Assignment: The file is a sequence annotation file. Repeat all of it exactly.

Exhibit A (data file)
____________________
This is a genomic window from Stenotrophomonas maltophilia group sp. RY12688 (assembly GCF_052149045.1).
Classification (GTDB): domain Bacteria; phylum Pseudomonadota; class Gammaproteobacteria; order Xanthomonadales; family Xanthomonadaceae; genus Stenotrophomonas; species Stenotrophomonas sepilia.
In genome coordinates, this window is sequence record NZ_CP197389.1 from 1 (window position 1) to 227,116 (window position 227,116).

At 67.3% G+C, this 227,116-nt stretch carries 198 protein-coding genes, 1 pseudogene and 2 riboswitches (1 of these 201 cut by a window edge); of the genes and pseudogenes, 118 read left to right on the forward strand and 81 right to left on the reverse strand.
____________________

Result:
This is a genomic window from Stenotrophomonas maltophilia group sp. RY12688 (assembly GCF_052149045.1).
Classification (GTDB): domain Bacteria; phylum Pseudomonadota; class Gammaproteobacteria; order Xanthomonadales; family Xanthomonadaceae; genus Stenotrophomonas; species Stenotrophomonas sepilia.
In genome coordinates, this window is sequence record NZ_CP197389.1 from 1 (window position 1) to 227,116 (window position 227,116).

At 67.3% G+C, this 227,116-nt stretch carries 198 protein-coding genes, 1 pseudogene and 2 riboswitches (1 of these 201 cut by a window edge); of the genes and pseudogenes, 118 read left to right on the forward strand and 81 right to left on the reverse strand.